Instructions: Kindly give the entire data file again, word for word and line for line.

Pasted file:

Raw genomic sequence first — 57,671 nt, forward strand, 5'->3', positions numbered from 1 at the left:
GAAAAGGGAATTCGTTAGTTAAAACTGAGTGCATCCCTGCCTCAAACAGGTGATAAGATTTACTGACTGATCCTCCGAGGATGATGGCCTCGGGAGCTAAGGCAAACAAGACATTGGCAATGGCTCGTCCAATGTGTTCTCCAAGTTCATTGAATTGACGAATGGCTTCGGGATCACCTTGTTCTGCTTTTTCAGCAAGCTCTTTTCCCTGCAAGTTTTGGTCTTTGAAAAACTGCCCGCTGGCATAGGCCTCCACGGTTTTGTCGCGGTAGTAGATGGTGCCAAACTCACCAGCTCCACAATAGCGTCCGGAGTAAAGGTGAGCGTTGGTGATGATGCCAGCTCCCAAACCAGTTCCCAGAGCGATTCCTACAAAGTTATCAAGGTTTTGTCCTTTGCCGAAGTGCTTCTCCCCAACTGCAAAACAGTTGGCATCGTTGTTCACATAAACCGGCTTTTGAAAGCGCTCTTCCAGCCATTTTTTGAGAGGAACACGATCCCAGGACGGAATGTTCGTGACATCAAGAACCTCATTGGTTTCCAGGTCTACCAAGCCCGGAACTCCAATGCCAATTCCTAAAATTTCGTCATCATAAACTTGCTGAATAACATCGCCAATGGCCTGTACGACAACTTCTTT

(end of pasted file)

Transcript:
Raw genomic sequence first — 57,671 nt, forward strand, 5'->3', positions numbered from 1 at the left:
GAAAAGGGAATTCGTTAGTTAAAACTGAGTGCATCCCTGCCTCAAACAGGTGATAAGATTTACTGACTGATCCTCCGAGGATGATGGCCTCGGGAGCTAAGGCAAACAAGACATTGGCAATGGCTCGTCCAATGTGTTCTCCAAGTTCATTGAATTGACGAATGGCTTCGGGATCACCTTGTTCTGCTTTTTCAGCAAGCTCTTTTCCCTGCAAGTTTTGGTCTTTGAAAAACTGCCCGCTGGCATAGGCCTCCACGGTTTTGTCGCGGTAGTAGATGGTGCCAAACTCACCAGCTCCACAATAGCGTCCGGAGTAAAGGTGAGCGTTGGTGATGATGCCAGCTCCCAAACCAGTTCCCAGAGCGATTCCTACAAAGTTATCAAGGTTTTGTCCTTTGCCGAAGTGCTTCTCCCCAACTGCAAAACAGTTGGCATCGTTGTTCACATAAACCGGCTTTTGAAAGCGCTCTTCCAGCCATTTTTTGAGAGGAACACGATCCCAGGACGGAATGTTCGTGACATCAAGAACCTCATTGGTTTCCAGGTCTACCAAGCCCGGAACTCCAATGCCAATTCCTAAAATTTCGTCATCATAAACTTGCTGAATAACATCGCCAATGGCCTGTACGACAACTTCTTT